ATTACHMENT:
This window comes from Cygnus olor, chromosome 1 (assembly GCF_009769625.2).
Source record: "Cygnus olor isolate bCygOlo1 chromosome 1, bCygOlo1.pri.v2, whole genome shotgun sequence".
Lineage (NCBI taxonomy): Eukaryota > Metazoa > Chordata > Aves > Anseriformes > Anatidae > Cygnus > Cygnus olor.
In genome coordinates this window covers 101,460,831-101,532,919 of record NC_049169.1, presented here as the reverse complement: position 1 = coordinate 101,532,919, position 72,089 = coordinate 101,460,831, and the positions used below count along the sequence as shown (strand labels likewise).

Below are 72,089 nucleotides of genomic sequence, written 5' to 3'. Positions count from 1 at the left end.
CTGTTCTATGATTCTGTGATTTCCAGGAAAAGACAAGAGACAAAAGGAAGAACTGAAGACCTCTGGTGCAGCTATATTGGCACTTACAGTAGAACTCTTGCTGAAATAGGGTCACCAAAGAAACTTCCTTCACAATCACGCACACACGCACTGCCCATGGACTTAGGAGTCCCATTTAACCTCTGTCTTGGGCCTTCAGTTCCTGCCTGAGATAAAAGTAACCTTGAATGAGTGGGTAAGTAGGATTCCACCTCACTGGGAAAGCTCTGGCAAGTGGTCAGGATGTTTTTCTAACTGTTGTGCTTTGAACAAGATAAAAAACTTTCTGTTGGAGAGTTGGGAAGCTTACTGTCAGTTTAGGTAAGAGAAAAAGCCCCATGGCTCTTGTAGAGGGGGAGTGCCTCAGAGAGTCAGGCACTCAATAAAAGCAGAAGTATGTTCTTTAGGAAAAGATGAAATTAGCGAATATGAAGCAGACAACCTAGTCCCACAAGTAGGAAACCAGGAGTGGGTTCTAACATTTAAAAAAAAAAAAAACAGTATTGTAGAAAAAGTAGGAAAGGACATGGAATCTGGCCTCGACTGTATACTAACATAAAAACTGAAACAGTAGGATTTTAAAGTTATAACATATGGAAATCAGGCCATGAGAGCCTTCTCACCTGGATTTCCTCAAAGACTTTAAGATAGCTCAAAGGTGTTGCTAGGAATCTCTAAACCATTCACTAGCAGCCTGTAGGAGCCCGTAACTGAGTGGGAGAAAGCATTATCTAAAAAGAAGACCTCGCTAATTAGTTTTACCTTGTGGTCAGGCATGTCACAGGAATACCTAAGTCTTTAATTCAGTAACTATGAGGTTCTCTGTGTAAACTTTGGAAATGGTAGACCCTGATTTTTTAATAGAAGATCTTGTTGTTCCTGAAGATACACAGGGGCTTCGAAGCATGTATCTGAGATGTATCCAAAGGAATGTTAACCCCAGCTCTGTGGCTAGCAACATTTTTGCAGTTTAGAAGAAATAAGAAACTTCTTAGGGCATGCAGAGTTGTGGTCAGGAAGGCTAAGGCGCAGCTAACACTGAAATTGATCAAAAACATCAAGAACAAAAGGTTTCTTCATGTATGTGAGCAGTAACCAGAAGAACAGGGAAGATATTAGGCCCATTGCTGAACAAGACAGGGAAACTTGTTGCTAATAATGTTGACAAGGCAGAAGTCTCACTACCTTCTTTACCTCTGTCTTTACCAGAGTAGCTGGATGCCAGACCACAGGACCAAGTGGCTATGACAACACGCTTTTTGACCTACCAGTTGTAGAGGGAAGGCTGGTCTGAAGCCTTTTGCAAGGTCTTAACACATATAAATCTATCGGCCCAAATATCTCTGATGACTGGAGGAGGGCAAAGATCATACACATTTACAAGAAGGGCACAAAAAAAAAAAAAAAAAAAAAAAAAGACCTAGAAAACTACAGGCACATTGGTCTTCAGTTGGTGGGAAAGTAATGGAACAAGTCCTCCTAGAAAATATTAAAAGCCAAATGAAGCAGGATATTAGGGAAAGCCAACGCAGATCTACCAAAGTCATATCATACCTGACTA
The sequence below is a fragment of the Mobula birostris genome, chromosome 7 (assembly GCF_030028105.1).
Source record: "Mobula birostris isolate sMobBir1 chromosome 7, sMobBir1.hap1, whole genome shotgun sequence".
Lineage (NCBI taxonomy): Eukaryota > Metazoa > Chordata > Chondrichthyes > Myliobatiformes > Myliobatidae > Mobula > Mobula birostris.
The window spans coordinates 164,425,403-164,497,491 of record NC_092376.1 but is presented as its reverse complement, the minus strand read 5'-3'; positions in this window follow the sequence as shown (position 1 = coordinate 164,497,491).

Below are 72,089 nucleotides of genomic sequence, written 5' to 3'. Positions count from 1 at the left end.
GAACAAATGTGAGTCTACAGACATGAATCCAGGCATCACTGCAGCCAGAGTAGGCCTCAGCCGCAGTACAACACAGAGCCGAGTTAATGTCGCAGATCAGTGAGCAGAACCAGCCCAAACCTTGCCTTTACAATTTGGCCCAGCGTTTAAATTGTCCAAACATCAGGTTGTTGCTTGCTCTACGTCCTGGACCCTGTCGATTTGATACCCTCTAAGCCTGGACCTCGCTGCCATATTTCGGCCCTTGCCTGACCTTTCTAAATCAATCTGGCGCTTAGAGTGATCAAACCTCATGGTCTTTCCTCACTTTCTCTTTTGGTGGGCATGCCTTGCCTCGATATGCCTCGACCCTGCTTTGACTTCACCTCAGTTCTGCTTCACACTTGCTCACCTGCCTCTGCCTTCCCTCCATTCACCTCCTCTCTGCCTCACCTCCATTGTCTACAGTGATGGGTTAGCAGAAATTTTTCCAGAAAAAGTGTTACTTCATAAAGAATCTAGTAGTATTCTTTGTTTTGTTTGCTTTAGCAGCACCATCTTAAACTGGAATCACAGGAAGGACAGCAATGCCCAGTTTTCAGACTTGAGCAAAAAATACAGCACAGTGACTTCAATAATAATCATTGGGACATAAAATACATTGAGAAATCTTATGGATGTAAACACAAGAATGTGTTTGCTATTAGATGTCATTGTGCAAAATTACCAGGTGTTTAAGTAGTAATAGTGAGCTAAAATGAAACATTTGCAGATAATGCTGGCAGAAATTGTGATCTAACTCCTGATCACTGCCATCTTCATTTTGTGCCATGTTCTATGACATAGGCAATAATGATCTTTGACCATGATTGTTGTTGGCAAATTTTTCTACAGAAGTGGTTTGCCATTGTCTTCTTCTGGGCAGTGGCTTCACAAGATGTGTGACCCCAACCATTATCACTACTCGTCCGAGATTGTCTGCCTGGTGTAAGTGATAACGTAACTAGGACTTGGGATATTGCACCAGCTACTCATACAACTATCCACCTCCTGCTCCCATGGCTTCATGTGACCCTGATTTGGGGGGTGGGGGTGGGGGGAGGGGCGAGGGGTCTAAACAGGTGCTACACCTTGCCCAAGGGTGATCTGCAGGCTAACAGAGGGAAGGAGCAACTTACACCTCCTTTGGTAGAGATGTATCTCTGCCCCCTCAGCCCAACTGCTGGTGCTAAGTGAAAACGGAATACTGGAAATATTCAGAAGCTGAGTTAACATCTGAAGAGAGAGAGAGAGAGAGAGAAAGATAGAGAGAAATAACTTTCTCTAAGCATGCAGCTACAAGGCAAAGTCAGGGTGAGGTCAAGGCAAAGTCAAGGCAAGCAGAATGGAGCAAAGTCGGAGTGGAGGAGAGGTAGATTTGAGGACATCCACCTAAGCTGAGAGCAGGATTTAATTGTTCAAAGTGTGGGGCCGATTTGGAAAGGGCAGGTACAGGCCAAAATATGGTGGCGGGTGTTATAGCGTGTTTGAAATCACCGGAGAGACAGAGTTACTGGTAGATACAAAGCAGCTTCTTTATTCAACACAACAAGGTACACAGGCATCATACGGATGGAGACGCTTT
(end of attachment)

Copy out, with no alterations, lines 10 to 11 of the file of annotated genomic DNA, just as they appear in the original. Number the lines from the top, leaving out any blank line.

The window spans coordinates 164,425,403-164,497,491 of record NC_092376.1 but is presented as its reverse complement, the minus strand read 5'-3'; positions in this window follow the sequence as shown (position 1 = coordinate 164,497,491).

Below are 72,089 nucleotides of genomic sequence, written 5' to 3'. Positions count from 1 at the left end.